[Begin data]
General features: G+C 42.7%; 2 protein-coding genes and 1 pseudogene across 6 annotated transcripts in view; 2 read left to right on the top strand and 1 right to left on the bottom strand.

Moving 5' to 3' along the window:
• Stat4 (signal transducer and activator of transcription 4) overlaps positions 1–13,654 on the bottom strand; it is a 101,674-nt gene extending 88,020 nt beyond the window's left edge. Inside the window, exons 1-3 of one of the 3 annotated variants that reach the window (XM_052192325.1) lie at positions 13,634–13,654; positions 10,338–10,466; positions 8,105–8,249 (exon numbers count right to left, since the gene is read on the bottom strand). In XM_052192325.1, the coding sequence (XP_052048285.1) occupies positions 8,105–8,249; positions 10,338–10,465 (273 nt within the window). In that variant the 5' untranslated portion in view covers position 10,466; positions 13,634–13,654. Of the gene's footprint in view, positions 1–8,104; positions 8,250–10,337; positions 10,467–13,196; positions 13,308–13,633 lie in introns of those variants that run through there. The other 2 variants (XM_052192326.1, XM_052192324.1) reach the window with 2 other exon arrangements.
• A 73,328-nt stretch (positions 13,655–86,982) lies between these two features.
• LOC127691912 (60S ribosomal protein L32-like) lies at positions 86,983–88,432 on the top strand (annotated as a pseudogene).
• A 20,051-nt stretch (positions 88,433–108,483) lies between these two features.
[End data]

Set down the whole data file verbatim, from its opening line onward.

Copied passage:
General features: G+C 42.7%; 2 protein-coding genes and 1 pseudogene across 6 annotated transcripts in view; 2 read left to right on the top strand and 1 right to left on the bottom strand.

Moving 5' to 3' along the window:
• Stat4 (signal transducer and activator of transcription 4) overlaps positions 1–13,654 on the bottom strand; it is a 101,674-nt gene extending 88,020 nt beyond the window's left edge. Inside the window, exons 1-3 of one of the 3 annotated variants that reach the window (XM_052192325.1) lie at positions 13,634–13,654; positions 10,338–10,466; positions 8,105–8,249 (exon numbers count right to left, since the gene is read on the bottom strand). In XM_052192325.1, the coding sequence (XP_052048285.1) occupies positions 8,105–8,249; positions 10,338–10,465 (273 nt within the window). In that variant the 5' untranslated portion in view covers position 10,466; positions 13,634–13,654. Of the gene's footprint in view, positions 1–8,104; positions 8,250–10,337; positions 10,467–13,196; positions 13,308–13,633 lie in introns of those variants that run through there. The other 2 variants (XM_052192326.1, XM_052192324.1) reach the window with 2 other exon arrangements.
• A 73,328-nt stretch (positions 13,655–86,982) lies between these two features.
• LOC127691912 (60S ribosomal protein L32-like) lies at positions 86,983–88,432 on the top strand (annotated as a pseudogene).
• A 20,051-nt stretch (positions 88,433–108,483) lies between these two features.